Twice the money and half the clothes is what Rick Steves says.
posted by Telf at 12:21 AM on November 16, 2006

None of the packs suggested fit the airline limits for carry on luggage. If that's something that's important to you, check out with that in mind I got tom bihn's aeoronaut ( and I'm pretty happy with the size/quality. It's a convertible shoulder bag/backpack. Very convenient.
posted by aeighty at 12:48 AM on November 16, 2006

None of the packs suggested fit the airline limits for carry on luggage.

My JanSport does. I like to carry liquids though so I've started checking it though. Bummer. But, hey, if you too carry liquids it just means you can get the bigger bag (or better yet the daypack model).
posted by Pollomacho at 1:18 AM on November 16, 2006

As aeighty mentioned, if you'll be flying, definitely read the site. I fly every week, and have been using a small rollaboard for the past few years. Decided to switch to a non-wheeled bag to avoid gate-checking when I end up on a RJ, and bought 5 of the bags mentioned on the site to give them a look. Ended up keeping 2 of them: a Red Oxx Air Boss bag for weekly business travel, and a MEI Voyageur for vacation travel. The Voyageur doesn't meet your exact specs, but it might meet your needs. There is little or no info available on this bag online, but contact info is on the onebag site. I emailed them, and they returned my call the next day to take my order and shipped it out within hours. I think it was $120 or so.

It's basically a single-compartment rectangular backpack that unzips on 3 sides for very easy packing, has nice shoulder and hip belt padding, employs flat aluminum "stays" only on the back area for rigidity (not full framed) and a few external straps (not buckles--just affixed straps) on the top and bottom to attach external items. Simple but very usable and durable. And all of this in a carry-on-legal size bag. If you're not going to be doing high mileage trekking, and will be on planes a bit, it's worth a look.
posted by Bradley at 4:17 AM on November 16, 2006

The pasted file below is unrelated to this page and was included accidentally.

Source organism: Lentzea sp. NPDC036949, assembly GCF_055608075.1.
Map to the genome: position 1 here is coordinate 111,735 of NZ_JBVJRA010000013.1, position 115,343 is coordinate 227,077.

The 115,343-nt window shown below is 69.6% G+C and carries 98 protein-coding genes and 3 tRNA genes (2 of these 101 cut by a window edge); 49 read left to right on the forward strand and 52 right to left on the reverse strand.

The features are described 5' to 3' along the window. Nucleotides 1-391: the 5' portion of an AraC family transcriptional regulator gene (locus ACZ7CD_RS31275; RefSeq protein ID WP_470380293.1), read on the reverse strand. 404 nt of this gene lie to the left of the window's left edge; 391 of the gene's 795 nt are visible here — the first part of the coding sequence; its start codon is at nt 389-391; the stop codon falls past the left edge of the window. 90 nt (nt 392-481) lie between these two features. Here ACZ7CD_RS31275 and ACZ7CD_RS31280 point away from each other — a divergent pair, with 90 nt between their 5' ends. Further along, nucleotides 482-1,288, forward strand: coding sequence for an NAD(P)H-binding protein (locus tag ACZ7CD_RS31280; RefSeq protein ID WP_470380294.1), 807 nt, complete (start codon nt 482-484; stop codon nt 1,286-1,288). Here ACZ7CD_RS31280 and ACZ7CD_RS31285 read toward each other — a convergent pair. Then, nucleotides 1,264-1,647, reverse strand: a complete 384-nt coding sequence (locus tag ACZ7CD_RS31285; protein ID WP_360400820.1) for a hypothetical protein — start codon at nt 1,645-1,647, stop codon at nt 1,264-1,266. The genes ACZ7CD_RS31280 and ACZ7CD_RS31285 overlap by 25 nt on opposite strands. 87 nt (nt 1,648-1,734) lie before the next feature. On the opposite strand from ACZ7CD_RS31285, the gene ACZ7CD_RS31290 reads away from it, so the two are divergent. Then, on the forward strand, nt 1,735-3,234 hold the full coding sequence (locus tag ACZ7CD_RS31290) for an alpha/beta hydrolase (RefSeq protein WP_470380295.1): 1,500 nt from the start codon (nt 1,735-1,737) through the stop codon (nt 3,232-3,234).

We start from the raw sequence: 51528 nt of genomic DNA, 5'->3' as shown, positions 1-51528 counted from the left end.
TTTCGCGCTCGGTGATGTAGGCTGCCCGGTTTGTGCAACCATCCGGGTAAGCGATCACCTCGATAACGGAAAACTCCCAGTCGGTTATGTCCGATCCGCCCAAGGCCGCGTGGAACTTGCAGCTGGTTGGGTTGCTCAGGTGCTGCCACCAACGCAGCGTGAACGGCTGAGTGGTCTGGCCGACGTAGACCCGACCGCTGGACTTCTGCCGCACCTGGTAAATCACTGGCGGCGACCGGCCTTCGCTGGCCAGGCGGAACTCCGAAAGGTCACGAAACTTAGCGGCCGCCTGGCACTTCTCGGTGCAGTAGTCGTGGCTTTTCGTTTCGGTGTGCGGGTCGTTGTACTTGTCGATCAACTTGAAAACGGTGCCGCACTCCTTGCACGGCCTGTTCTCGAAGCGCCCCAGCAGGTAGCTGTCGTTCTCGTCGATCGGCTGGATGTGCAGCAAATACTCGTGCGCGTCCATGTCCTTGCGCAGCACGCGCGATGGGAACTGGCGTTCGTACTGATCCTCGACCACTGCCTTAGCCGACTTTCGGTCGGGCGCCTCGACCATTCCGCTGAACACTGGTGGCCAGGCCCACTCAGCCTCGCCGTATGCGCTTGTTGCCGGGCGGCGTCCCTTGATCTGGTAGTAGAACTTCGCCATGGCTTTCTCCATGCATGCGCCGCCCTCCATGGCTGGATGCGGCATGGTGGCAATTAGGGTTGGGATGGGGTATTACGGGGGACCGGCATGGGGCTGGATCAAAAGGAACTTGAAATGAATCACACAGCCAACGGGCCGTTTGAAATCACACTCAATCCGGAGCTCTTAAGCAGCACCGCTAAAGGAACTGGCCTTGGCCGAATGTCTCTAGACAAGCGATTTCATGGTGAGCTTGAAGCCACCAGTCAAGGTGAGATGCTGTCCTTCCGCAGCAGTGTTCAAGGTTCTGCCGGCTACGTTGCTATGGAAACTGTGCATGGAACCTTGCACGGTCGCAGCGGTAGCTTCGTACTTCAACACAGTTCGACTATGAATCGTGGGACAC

Second the Osprey recommendation, though maybe not the Atmos. Osprey make specialized women's ranges, so try one of those. The harnesses on their small packs are so supportive and narrow (I am a small-framed woman), that I could even comfortably run with them.
posted by methylsalicylate at 5:28 AM on November 16, 2006

I used a Lowe Half Dome 40 for several years, and routinely hauled ~30 pounds of stuff in it. It was cheap, light and had everything that you're looking for except an internal frame. The other closest thing I was able to find with a quick search was another Lowe. It's $10 more than the one sophist mentions, but 10 ounces lighter and it's got an internal frame sheet. Also, yeah, Osprey packs are pretty great but a little more expensive.
posted by cog_nate at 6:46 AM on November 16, 2006

look at the macpac weka 20 or 30
posted by yonation at 6:47 AM on November 16, 2006

None of the packs suggested fit the airline limits for carry on luggage.

The Eagle Creek Continental Journey does if you zip off the daypack (which can be your "personal item"). Or at least the version I have does. I had no backpacking experience at all when I took a trip to Europe in 2003 and that bag worked great for me. They make a Women's Fit version too with more contoured straps.
posted by cabingirl at 7:11 AM on November 16, 2006

I spent two months backpacking around Asia last summer with this backpack from REI. The straps are well-padded and very adjustable and it meets carry-on dimensions (or you can unzip the gusset and it expands four inches if you need extra room.) If that doesn't quite fit the bill, check out the rest of REI's selection- it's pretty extensive.
posted by ambrosia at 9:23 AM on November 16, 2006

I dont have a specific reccomendation. Just a brand. Lowe Alpine.

I still use my 80 litre, main pack. After 6 years of use I've not got a single rip or broken strap. Quality workmanship.
posted by gergtreble at 2:24 PM on November 16, 2006

I have an REI Tour backpack that I love, but it's not the one they currently sell by that name. I think it's 2200 cubic inches with its expansion section closed (carry-on sized) and 2800 with it open. I think REI ruined this bag in the new version by making it much bigger (encouraging you to pack things you don't need) and adding a zip-off daypack. Perhaps you can find the old version?

The feature that makes me like it much better than my old bag (a 2700 cu. in. North Face Dumpster) is that it zips almost entirely open, rather than top-loading.
posted by aneel at 9:33 PM on November 16, 2006